An article in the current issue of MIT Technology Review presents a picture of how renewable energy for power plants is making a greater impact and how it may look not many decades out as wind and solar power are intelligently integrated into a power grid. Readers know that I have traditionally been skeptical about the extent that we may soon rely on huge amounts of renewable energy, but I am certainly interested in developments (including the rapid drop in the cost of solar cells) that will bring us closer to have a more significant percentage of our electricity generation come from wind and power. A number of approaches are already able to optimize the mix of sources a utility relies upon to generate the electricity demand load at any given time. A few decades ahead, the situation could improve more dramatically as daily supply and demand from different energy generation sources are optimally managed, together with electricity “storage”.
In Colorado, Xcel Energy, its largest utility, generates electricity at a number of large wind farms: every few seconds each turbine sends information about how much power it is generating to high speed computers a hundred miles away. These data are crunched with data from weather satellites and from other wind farms, providing wind power forecasts with surprising accuracy. These help the company deal with the big challenge of “intermittency”( Loss of wind, cloudy weather), which requires Xcel and other utilities to operate backup plants burning fossil fuels. The greatly improved forecasts allow the company to operate much less backup power, thus greatly reducing carbon emission from idling units and saving money. Good forecasts, such as when there is a chance ice could form on wind turbines, slowing or stopping them, can give early warning to start fossil fuel based generators. On nice days, however, all backup plants may be shut down. On such days, wind power becomes the prime variable power source at Xcel and turbine power production can be varied to meet demand. The much better forecasts allow Xcel to project how much wind power it can expect in 15-minute increments for seven days ahead.
Forecasting solar power is more tricky. It makes sense, however, to see how wind and solar can complement each, given the fact that solar power is generated during the day while wind power is or may be generated at night. But the most interesting approach involves electric and hybrid cars. Cars store enough energy to power a house for a day or more, depending on battery size. With some modifications, car batteries can be reversed to deliver stored power to homes and the power grid. The concept is that when a substantial percent of new cars are electric or hybrid, cars not being driven could store solar power from solar panels during the day and use it to power neighborhoods when electricity peaks in the evening, recharging the batteries with electricity from wind power at night(!) This will obviously require complex forecasts on the number of cars on the road versus charging/discharging at home, weather forecasts, etc. And drivers will worry whether they will be fully charged in the morning – though hybrids would be ok. It could make sense.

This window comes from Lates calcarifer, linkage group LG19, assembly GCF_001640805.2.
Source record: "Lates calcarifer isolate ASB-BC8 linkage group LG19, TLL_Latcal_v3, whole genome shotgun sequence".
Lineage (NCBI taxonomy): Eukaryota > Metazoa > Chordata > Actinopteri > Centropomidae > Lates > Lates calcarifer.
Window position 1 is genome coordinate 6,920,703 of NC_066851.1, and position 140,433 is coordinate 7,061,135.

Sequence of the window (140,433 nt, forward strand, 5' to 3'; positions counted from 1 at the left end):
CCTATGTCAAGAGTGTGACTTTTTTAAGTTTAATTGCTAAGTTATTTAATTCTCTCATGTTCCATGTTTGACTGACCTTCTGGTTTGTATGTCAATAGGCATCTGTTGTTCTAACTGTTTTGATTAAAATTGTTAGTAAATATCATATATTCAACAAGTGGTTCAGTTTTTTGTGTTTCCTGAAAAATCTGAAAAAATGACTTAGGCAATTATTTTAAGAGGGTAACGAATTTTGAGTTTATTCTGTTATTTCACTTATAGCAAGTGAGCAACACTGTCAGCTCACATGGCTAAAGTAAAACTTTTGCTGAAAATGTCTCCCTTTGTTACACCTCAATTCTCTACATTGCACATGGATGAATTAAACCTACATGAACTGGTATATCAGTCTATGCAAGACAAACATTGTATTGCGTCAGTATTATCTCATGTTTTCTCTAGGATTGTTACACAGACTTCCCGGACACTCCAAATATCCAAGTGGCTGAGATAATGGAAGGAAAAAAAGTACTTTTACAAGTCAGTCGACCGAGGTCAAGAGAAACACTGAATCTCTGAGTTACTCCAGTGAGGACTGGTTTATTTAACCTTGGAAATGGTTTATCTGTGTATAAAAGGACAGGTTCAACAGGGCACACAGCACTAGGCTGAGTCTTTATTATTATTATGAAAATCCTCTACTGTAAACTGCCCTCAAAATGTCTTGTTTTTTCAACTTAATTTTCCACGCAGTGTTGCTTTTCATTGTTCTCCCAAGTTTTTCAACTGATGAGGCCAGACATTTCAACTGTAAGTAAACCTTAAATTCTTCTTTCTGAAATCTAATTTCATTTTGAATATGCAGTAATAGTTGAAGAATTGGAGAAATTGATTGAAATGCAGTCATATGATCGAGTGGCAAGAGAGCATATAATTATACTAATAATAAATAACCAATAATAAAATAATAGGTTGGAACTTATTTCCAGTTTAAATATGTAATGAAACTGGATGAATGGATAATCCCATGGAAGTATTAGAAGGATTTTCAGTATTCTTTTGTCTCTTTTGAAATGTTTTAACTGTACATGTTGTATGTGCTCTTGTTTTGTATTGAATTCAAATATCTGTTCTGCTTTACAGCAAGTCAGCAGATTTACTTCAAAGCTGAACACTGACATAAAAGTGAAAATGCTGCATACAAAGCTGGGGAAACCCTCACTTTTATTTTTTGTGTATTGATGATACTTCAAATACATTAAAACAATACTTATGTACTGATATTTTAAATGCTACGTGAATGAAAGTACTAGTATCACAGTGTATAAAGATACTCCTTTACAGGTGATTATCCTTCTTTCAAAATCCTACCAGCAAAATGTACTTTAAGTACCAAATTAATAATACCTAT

In Colorado, wind power is already a major contributor. Similar to what was the case on a summer day in Germany that I wrote in my October 14, 2013 post, Xcel in Colorado on a windy day during a weekend last year supplied 60 percent of its electricity from wind power over a period of one hour(!).
Let’s keep our eyes on battery technology. In Atlantic magazine, ex Energy Secretary Chu projects that battery storage costs will drop radically over the next decade or two. Combined with very cheap solar power, houses away from electricity grids will become independent of utilities as storage batteries supplant external power supply and generators(!). This is already envisioned for parts of Alaska not served by utilities and for parts of Asia and Africa that do not have power grids
Electricity “storage” is also involved in the solar process that heats a circulating fluid which then generates steam – and can be stored for periods of hours or more to generate power when the sun had gone down.(See my post dated December 22nd, 2013). Electricity storage, already being created by pumping water up to reservoirs and then using the downflow to drive turbines, will become a much more important than it is now.